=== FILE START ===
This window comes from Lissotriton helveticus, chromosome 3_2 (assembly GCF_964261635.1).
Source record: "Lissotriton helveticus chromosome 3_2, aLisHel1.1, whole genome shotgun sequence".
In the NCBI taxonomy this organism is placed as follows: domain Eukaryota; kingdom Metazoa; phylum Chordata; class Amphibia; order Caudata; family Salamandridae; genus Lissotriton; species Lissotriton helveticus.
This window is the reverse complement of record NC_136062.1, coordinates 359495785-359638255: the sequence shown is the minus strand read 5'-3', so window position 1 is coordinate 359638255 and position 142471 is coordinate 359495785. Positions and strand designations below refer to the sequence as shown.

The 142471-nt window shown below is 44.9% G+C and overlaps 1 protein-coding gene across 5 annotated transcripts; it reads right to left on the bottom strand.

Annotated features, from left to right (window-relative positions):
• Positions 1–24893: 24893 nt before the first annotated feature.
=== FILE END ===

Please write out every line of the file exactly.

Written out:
This window comes from Lissotriton helveticus, chromosome 3_2 (assembly GCF_964261635.1).
Source record: "Lissotriton helveticus chromosome 3_2, aLisHel1.1, whole genome shotgun sequence".
In the NCBI taxonomy this organism is placed as follows: domain Eukaryota; kingdom Metazoa; phylum Chordata; class Amphibia; order Caudata; family Salamandridae; genus Lissotriton; species Lissotriton helveticus.
This window is the reverse complement of record NC_136062.1, coordinates 359495785-359638255: the sequence shown is the minus strand read 5'-3', so window position 1 is coordinate 359638255 and position 142471 is coordinate 359495785. Positions and strand designations below refer to the sequence as shown.

The 142471-nt window shown below is 44.9% G+C and overlaps 1 protein-coding gene across 5 annotated transcripts; it reads right to left on the bottom strand.

Annotated features, from left to right (window-relative positions):
• Positions 1–24893: 24893 nt before the first annotated feature.